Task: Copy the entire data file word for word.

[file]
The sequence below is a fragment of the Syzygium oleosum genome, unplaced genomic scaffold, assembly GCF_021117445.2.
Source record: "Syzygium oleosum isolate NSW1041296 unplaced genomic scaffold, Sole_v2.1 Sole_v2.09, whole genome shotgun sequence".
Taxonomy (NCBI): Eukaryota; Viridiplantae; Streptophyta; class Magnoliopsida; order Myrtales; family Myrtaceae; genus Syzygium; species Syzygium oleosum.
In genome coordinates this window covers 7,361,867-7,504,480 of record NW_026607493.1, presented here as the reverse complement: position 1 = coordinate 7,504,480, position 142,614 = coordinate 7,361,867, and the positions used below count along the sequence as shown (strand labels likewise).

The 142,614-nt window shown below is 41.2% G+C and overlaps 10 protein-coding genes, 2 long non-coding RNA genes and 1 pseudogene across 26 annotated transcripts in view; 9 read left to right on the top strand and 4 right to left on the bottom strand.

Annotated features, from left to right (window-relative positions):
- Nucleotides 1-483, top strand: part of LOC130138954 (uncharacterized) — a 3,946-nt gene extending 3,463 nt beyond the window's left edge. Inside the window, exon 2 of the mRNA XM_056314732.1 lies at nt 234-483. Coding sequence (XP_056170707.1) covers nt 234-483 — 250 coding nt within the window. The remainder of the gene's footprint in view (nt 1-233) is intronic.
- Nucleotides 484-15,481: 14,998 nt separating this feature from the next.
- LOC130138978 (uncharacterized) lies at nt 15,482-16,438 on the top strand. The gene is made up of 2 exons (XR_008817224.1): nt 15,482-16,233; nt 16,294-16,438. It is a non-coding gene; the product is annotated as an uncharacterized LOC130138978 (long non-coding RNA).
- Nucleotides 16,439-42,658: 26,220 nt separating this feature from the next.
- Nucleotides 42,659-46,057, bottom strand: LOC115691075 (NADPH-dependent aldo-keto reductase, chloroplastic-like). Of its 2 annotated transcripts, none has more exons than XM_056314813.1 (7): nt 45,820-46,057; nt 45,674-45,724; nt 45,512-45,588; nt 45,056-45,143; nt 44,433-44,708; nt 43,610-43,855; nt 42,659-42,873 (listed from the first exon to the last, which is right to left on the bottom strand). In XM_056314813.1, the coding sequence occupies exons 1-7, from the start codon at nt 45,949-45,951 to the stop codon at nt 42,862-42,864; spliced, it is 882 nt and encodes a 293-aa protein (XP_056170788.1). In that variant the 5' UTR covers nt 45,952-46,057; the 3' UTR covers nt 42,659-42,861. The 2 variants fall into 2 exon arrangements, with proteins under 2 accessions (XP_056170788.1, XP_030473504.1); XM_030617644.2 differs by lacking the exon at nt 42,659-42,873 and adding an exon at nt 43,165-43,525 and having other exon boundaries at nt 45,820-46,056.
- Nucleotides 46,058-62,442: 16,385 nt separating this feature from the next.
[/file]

The sequence below is a fragment of the Syzygium oleosum genome, unplaced genomic scaffold, assembly GCF_021117445.2.
Source record: "Syzygium oleosum isolate NSW1041296 unplaced genomic scaffold, Sole_v2.1 Sole_v2.09, whole genome shotgun sequence".
Taxonomy (NCBI): Eukaryota; Viridiplantae; Streptophyta; class Magnoliopsida; order Myrtales; family Myrtaceae; genus Syzygium; species Syzygium oleosum.
In genome coordinates this window covers 7,361,867-7,504,480 of record NW_026607493.1, presented here as the reverse complement: position 1 = coordinate 7,504,480, position 142,614 = coordinate 7,361,867, and the positions used below count along the sequence as shown (strand labels likewise).

The 142,614-nt window shown below is 41.2% G+C and overlaps 10 protein-coding genes, 2 long non-coding RNA genes and 1 pseudogene across 26 annotated transcripts in view; 9 read left to right on the top strand and 4 right to left on the bottom strand.

Annotated features, from left to right (window-relative positions):
- Nucleotides 1-483, top strand: part of LOC130138954 (uncharacterized) — a 3,946-nt gene extending 3,463 nt beyond the window's left edge. Inside the window, exon 2 of the mRNA XM_056314732.1 lies at nt 234-483. Coding sequence (XP_056170707.1) covers nt 234-483 — 250 coding nt within the window. The remainder of the gene's footprint in view (nt 1-233) is intronic.
- Nucleotides 484-15,481: 14,998 nt separating this feature from the next.
- LOC130138978 (uncharacterized) lies at nt 15,482-16,438 on the top strand. The gene is made up of 2 exons (XR_008817224.1): nt 15,482-16,233; nt 16,294-16,438. It is a non-coding gene; the product is annotated as an uncharacterized LOC130138978 (long non-coding RNA).
- Nucleotides 16,439-42,658: 26,220 nt separating this feature from the next.
- Nucleotides 42,659-46,057, bottom strand: LOC115691075 (NADPH-dependent aldo-keto reductase, chloroplastic-like). Of its 2 annotated transcripts, none has more exons than XM_056314813.1 (7): nt 45,820-46,057; nt 45,674-45,724; nt 45,512-45,588; nt 45,056-45,143; nt 44,433-44,708; nt 43,610-43,855; nt 42,659-42,873 (listed from the first exon to the last, which is right to left on the bottom strand). In XM_056314813.1, the coding sequence occupies exons 1-7, from the start codon at nt 45,949-45,951 to the stop codon at nt 42,862-42,864; spliced, it is 882 nt and encodes a 293-aa protein (XP_056170788.1). In that variant the 5' UTR covers nt 45,952-46,057; the 3' UTR covers nt 42,659-42,861. The 2 variants fall into 2 exon arrangements, with proteins under 2 accessions (XP_056170788.1, XP_030473504.1); XM_030617644.2 differs by lacking the exon at nt 42,659-42,873 and adding an exon at nt 43,165-43,525 and having other exon boundaries at nt 45,820-46,056.
- Nucleotides 46,058-62,442: 16,385 nt separating this feature from the next.